October 18, 2016
Uber Technologies, MasterCard and the Alabama Department of Revenue are among the handful of companies and government agencies beginning to use selfies, rather than passwords, as proof of identity. Smartphone cameras take better quality photos than before and facial recognition software is more accessible and affordable, which makes this a new option. But some experts in cybercrime aren’t as sanguine, worried that this way of proving identity is riddled with both security and privacy issues.
The Wall Street Journal explains that, “facial recognition is part of the wider field of biometrics — the analysis of human physical characteristics including fingerprints, eyes and voices.”
The process begins with an app that asks the user to snap a photo of herself; software then makes “thousands of facial measurements … and converts them into a string of numbers to create a unique ID code.” The code is then compared to a reference photo, with “a highly probable match [verifying] the person’s identity.”
“People see this technology and presume that it is automatically safe, but in the end, it all just comes down to math,” said “Future Crimes” author/global security consultant Marc Goodman. “There is nothing safer about [facial recognition], except that it rules out the challenges of password management.” In fact, “shadows, low lighting or facial hair” can cripple facial recognition’s accuracy. Google was forced to apologize last year when its Photos app identified two black people as gorillas.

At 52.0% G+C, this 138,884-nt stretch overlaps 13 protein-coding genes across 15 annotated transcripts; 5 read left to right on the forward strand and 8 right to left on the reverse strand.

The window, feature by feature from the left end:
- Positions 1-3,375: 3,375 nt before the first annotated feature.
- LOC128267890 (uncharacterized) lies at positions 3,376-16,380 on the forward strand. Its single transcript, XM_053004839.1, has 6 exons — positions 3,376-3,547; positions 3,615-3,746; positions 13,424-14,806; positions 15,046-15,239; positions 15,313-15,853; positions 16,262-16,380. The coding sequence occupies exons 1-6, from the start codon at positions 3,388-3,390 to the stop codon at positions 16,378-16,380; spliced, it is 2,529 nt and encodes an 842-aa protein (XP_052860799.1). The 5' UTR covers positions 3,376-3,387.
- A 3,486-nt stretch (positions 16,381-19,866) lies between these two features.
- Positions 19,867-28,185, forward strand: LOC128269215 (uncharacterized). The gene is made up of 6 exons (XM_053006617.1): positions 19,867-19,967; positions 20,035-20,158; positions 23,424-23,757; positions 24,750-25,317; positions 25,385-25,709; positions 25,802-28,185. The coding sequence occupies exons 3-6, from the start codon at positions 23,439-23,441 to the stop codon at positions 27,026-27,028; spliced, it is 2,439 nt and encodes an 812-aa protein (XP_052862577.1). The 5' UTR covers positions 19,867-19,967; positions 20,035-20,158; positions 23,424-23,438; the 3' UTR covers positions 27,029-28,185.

Facial recognition can also be hacked, and “hackers … might find biometric data more valuable — and permanent — than passwords,” since they can’t be altered. The U.S. Office of Personnel Management reports that, “in 2014 and 2015, hackers stole a total of 5.6 million fingerprints of current and former federal employees.” The OPM’s response was that, “federal experts believe that, as of now, the ability to misuse fingerprint data is limited … [but] this probability could change over time as technology evolves.”
Uber will now “periodically ask its drivers to take their own photo before accepting ride requests,” and then will run the selfies through Microsoft’s cloud-based Cognitive Services software. The company says that, although there were some mismatches, due mainly to bad photos used as reference shots, “it was able to verify the identity of 99 percent of its drivers.”
MasterCard’s new app Identity Check Mobile “encourages customers to authenticate themselves with selfies when using their credit cards online.” The program, unrolling in Europe first, sends the customer a text message during a transaction. The text opens an app that “asks the person to look into a digital frame on their smartphone,” and blink “so no one can beat the system by substituting a printed photo.” MasterCard says 92 percent of its customers in the pilot program want biometrics rather than passwords for mobile banking.
Local governments using selfie ID verification include the tax departments of Alabama and Georgia, both of which rely on an app created by MorphoTrust USA. The app compares selfies against photos in the Department of Motor Vehicles database.